My dad takes my two brothers and me shopping once a year: the week of Christmas.
We're on the lookout for what he's coined our "go-to gift." We can choose whatever we want, within reason, as long as we can explain exactly how we're going to use it over at least the next year. As my dad likes to say, "Anything goes … as long as it's utilitarian."
As a result, we each devote real time to thinking about a quality purchase that will truly be functional, useful and durable. After all, we only have one shot each year.
My "go-to gift" last year was a high-quality pair of running leggings — and as an avid runner, it wasn't a hard sell. One year, it was a six-month gym membership. Another, it was a cocktail dress.
This year, I've sold him on a business casual outfit that I can wear to the office and out with friends.
The gift-giving tradition has taught me to invest in things that have value. Now, whenever I'm shopping, rather than trying to "save money" upfront by buying the cheapest version of an item, I'm more inclined to spend extra on something that will last longer and save me in the long run.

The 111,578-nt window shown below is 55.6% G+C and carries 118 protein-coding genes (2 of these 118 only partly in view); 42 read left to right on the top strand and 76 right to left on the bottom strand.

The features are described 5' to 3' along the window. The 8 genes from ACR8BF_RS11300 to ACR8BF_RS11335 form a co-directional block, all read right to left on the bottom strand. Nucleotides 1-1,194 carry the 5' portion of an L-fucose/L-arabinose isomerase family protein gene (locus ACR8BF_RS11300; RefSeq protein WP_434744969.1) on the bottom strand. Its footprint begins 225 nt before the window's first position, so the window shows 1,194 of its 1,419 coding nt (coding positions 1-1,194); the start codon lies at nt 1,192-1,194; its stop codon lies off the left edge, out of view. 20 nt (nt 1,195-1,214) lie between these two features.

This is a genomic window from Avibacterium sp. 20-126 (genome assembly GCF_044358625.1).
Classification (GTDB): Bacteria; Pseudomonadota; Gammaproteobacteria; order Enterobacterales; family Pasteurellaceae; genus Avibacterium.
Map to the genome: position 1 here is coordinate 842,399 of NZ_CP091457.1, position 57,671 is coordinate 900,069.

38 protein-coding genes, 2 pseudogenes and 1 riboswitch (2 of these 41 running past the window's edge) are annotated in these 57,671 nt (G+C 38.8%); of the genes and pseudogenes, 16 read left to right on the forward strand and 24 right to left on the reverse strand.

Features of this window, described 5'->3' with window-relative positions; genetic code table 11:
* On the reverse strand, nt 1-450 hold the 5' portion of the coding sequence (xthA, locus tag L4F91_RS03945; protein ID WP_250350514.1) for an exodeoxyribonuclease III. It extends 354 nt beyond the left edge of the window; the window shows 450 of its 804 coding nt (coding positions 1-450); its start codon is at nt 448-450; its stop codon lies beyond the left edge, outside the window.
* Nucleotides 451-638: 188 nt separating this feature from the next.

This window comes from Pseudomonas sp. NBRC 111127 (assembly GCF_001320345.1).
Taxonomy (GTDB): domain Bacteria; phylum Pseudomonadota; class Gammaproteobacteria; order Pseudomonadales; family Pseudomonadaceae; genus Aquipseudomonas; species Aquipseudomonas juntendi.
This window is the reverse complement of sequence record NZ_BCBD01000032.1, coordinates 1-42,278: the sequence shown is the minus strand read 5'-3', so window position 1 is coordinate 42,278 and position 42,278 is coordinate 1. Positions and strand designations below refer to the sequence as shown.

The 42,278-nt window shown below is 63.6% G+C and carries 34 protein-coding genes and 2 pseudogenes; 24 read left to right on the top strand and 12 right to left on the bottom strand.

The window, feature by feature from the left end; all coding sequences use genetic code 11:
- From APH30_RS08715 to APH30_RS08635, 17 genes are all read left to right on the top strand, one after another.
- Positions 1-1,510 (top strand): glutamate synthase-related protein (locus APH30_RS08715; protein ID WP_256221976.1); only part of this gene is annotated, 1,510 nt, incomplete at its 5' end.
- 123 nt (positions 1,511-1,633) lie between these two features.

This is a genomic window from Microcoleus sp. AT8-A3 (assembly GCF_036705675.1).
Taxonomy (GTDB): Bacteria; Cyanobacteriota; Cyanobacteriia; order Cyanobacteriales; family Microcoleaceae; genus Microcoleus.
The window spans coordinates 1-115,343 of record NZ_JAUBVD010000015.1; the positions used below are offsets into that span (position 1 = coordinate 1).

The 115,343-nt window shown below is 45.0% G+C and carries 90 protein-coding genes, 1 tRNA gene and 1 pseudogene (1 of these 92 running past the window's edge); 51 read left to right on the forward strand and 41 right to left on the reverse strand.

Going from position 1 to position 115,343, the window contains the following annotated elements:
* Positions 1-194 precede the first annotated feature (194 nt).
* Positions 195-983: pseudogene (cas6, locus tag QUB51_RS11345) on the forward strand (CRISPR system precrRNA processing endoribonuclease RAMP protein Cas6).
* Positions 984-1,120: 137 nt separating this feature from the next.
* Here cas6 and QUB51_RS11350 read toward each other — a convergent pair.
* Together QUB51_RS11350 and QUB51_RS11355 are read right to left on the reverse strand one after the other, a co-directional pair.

I've also become a much more conscious spender, buying more of what I need and less of what I want in the moment.
That's not to say I never splurge on "wants." To be clear, I spent over $500 to run the New York City marathon, and pay $450 a year for a travel credit card. I just make sure to weigh the pros and cons before splurging and ensure that I'm spending on things that truly matter to me.
As research shows, how you spend matters, and, oftentimes, is more important than how much you spend in total.
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